Last Friday I had the honor of speaking at a celebration of 12 years of service of Sharon Sayles Belton as a member of the Hennepin Health Services board. In addition to that service, Sharon served as a Minneapolis City Council member for 10 years and in 1994 was sworn in as Mayor of Minneapolis, the first woman and first African-American to hold that position. In my remarks I quoted from her January 1994 inaugural address. At this time, when Minneapolis and Minnesota are struggling with inequities and racial tensions, I think it’s appropriate for us to consider what Mayor Sayles Belton said in that address 21 years ago. It certainly harmonizes with our Triple Aim of Health Equity, our new Strategic Plan, and our vision of health equity – where all communities are thriving and all people have what they need to be healthy. Here are her words and challenge for all of us:
“We are living in an era in which change takes place with astonishing speed…an era challenged by complexity, by an increasingly diverse population, and by ever-closer personal, social and business ties with people and cultures from all over the world.
“Today, as we stand at this crossroad and consider which paths to pursue…our community will not be served by clinging stubbornly to old ways of thinking and acting. That is why it is important on this day…that we take time to search out and study the maps and landmarks of our past and present that can serve us reliably as we move through change into the future. …
“First we must look within ourselves, to the things that we value and believe in….I believe we share community values, values that transcend race, economic status, individual need and ambition; values that constitute the framework of our society and community life. …
“We value our children, and know that our future lies in their hands.
“We value strong families, and know that only they can provide our children a safe and protective environment, and teach them the values of respect, education, responsibility and hard work.
“We value the entire community's role in the lives of our children, because it takes "a whole village"--or city--to raise a child. That means it takes community systems that work--schools that truly educate, neighbors that provide safety, health care for every child.
“These are our community values…based on an assumption of our own intrinsic goodness and that of our neighbor, and on the hope that each one of us can and must make the world a little bit better. …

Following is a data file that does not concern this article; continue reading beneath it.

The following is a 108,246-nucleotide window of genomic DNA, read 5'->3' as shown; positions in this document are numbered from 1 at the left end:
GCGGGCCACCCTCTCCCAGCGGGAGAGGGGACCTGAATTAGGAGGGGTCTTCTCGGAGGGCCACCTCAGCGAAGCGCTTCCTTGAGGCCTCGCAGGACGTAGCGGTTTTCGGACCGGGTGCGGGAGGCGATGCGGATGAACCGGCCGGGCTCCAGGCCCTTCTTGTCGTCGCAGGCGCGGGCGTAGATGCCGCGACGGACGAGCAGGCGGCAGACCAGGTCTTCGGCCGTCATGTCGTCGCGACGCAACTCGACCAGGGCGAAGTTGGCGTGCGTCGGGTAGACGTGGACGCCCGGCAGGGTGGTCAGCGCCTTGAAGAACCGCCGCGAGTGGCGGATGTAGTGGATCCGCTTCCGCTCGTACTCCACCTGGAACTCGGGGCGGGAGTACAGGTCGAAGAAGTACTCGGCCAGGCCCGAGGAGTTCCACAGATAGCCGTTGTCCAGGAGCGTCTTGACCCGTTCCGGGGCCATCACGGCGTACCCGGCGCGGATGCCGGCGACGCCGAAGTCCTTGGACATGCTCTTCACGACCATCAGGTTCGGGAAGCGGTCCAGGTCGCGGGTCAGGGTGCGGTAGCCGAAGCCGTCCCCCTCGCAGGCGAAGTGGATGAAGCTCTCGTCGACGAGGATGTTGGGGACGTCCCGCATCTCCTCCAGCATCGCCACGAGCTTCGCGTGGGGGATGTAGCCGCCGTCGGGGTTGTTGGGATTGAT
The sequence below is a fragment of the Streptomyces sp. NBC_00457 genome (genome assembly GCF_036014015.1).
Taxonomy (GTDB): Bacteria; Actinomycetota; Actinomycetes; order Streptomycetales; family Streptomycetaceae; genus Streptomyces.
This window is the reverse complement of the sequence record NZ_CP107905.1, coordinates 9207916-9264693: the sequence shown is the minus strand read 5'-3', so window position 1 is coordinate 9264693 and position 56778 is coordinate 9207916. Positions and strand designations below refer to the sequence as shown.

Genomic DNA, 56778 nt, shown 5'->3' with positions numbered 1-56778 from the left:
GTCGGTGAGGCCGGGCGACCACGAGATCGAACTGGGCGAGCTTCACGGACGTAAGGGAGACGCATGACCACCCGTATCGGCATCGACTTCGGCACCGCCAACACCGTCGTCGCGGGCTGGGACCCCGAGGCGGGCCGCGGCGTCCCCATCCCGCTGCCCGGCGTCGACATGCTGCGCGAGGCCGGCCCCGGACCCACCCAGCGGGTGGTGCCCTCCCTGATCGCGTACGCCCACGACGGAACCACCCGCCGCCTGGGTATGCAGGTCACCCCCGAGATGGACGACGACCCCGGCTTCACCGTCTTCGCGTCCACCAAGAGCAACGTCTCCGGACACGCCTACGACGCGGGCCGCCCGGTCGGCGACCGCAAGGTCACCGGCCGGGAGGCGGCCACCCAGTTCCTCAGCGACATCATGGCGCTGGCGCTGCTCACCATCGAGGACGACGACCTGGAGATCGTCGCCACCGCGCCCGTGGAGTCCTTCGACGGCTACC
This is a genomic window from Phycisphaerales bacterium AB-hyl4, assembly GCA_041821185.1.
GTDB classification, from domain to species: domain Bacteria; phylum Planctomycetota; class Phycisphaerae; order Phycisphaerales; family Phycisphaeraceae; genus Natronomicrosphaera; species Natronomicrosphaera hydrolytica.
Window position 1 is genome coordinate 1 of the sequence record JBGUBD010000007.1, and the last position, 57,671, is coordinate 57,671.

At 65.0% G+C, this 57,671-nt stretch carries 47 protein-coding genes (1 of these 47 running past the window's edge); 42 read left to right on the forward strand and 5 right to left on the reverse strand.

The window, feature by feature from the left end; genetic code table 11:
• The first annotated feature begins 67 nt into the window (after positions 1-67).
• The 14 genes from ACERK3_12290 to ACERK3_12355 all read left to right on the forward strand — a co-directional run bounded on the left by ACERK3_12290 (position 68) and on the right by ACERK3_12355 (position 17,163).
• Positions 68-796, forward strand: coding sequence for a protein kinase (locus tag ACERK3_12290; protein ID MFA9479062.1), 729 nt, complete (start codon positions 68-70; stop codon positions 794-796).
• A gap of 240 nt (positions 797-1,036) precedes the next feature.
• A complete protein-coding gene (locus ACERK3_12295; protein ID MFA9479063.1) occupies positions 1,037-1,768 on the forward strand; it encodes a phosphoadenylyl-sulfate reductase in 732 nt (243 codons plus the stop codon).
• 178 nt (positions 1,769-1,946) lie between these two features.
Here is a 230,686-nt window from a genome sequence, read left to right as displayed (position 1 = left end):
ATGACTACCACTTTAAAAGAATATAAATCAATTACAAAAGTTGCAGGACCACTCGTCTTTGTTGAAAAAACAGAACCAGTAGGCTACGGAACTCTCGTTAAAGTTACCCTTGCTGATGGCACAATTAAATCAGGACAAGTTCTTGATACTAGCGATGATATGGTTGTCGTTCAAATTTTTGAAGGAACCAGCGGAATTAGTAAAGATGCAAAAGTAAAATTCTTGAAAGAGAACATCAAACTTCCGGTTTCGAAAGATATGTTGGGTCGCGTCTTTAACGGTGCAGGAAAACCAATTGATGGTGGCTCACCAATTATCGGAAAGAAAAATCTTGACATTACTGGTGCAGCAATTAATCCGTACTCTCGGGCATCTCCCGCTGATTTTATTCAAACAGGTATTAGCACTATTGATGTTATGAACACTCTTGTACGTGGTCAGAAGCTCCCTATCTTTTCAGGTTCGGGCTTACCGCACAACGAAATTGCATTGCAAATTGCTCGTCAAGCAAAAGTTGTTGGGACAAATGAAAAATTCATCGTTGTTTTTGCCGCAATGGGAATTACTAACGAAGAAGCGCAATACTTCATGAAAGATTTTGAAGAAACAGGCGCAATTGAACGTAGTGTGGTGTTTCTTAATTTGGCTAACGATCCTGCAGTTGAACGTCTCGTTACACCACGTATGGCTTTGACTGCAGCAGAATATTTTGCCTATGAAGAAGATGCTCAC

“Americans like to say we are strong because we are founded on a tradition of tolerance--that we are nurtured by diversity. Living peacefully and creatively with diversity is the great American experiment.
“Minneapolis, like our state and our nation, has become increasingly diverse. We are a multiracial, multicultural, multilingual city. We are a kaleidoscope of skin colors, a tapestry of ethnic traditions, a treasury of spiritual beliefs, and a forge of ideas, perspectives and talents igniting in dialogue.
“Diversity fuels our creativity, makes us stronger and more resourceful, and serves, if we let it, as a pilot light for the virtues of humility, generosity, and peacemaking.
“But diversity can breed distrust, tension, and even violence. While it is our unique strength, it is also our unique challenge. That is why it is important, at this time in our city's history, to continue the traditions of tolerance and understanding that have guided us in our best moments. We must explore our diversity, embrace it, and harness it in the name of the common good. We must invent new ways of making decisions, based on consensus and cooperation….
“Our city is important. It is our family, our neighbors, our shops, our leisure, our financial base. It is the trees that shade us, the lakes that delight us, the water we drink and the air we breathe. We are its stewards. Each one of us bears responsibility for its health and prosperity.
“If we face escalating violence, we cannot turn to the police to resolve the problem single-handedly. The entire community must participate in the hard work of articulating and demanding compliance with our shared values.
“If we face a shortage of jobs, we cannot ask the business community to create employment without the support of schools, health and social services, transportation, day care, and government itself. …
“And if our land and our lakes,…are poisoned and slowly dying from pollution, then industry leaders and homeowners alike must become better caretakers, to ensure that these resources will survive, to sustain and be enjoyed by our children, and our children's children.
“We are a vibrant community, a brilliant and diverse family, living in a beautiful green and blue--and sometimes snowy white--city on the rich Midwestern prairie, blessed with abundant natural and human resources. We are blessed with everything we need. If we fail to remain true to our values, to our traditions, and to each other, and thereby fail to rise to the occasion of our own survival, it will only be because we lack the courage.
“Therefore…I ask every elected official, every city worker, and every citizen of this city to make a resolution--no, an oath--to this city:
- to find common ground, and to profess privately and publicly our common values--in spite of our differences;
- to commit ourselves--in spite of our doubts,
- to listen--in spite of our certainties,
- to persist--in spite of our failures, and,
- in spite of our fears,-- to allow ourselves -- to be guided by our basic humanity.”
This address is a great articulation of public health – what we do collectively to assure the conditions in which people can be healthy.